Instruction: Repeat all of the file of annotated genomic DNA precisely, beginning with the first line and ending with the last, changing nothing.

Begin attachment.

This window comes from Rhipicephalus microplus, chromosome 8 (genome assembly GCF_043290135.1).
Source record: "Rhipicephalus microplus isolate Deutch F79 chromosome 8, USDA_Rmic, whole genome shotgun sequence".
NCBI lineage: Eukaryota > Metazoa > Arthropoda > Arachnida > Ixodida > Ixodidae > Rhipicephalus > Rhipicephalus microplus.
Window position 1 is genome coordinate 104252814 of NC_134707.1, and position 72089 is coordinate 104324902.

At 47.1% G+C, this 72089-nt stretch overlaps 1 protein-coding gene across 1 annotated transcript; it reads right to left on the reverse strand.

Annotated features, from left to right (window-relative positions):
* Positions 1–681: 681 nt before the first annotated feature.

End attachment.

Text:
This window comes from Rhipicephalus microplus, chromosome 8 (genome assembly GCF_043290135.1).
Source record: "Rhipicephalus microplus isolate Deutch F79 chromosome 8, USDA_Rmic, whole genome shotgun sequence".
NCBI lineage: Eukaryota > Metazoa > Arthropoda > Arachnida > Ixodida > Ixodidae > Rhipicephalus > Rhipicephalus microplus.
Window position 1 is genome coordinate 104252814 of NC_134707.1, and position 72089 is coordinate 104324902.

At 47.1% G+C, this 72089-nt stretch overlaps 1 protein-coding gene across 1 annotated transcript; it reads right to left on the reverse strand.

Annotated features, from left to right (window-relative positions):
* Positions 1–681: 681 nt before the first annotated feature.